Aughi embroidery is a practice of using gold or silver thread embroidery on leather. This style of embroidery first appeared during the Mughal period and has since declined. In the past, this form of embroidery was considered ornamental and was commonly used by royalty, especially on footwear.
The motifs that were worked onto the leather give Aughi embroidery its variety. Buds and leaves intertwined inside intricate wines is the most popular motif. Another is a small coin like motif. At times, a small bead or a small mirror can be found in the middle of these coins.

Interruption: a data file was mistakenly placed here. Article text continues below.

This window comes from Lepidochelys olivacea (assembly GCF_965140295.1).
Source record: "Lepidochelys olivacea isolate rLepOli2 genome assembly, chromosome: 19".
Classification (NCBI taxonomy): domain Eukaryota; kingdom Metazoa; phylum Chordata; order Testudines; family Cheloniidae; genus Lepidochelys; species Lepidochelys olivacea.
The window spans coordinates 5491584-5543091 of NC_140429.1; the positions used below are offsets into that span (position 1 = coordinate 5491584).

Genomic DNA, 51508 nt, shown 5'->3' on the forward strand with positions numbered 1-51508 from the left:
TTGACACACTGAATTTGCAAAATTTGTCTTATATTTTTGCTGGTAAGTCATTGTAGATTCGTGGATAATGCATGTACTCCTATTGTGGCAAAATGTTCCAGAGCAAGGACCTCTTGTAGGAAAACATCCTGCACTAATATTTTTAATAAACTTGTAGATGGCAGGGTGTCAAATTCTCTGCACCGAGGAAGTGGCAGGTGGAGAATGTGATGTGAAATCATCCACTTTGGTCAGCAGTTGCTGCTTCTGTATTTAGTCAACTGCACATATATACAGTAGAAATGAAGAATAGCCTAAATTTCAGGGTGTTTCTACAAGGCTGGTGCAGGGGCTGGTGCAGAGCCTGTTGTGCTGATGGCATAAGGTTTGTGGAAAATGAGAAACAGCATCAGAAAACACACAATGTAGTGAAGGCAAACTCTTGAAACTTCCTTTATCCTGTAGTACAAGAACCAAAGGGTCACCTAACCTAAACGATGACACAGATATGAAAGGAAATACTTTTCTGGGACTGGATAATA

Aughi embroidery was first made popular in Lucknow, Uttar Pradesh. It was a well-known centre for the manufacture of footwear, especially for Mughal royalty. This art form has all but disappeared today. Any products that are available are either collectibles or custom-made parts for a specific demographic.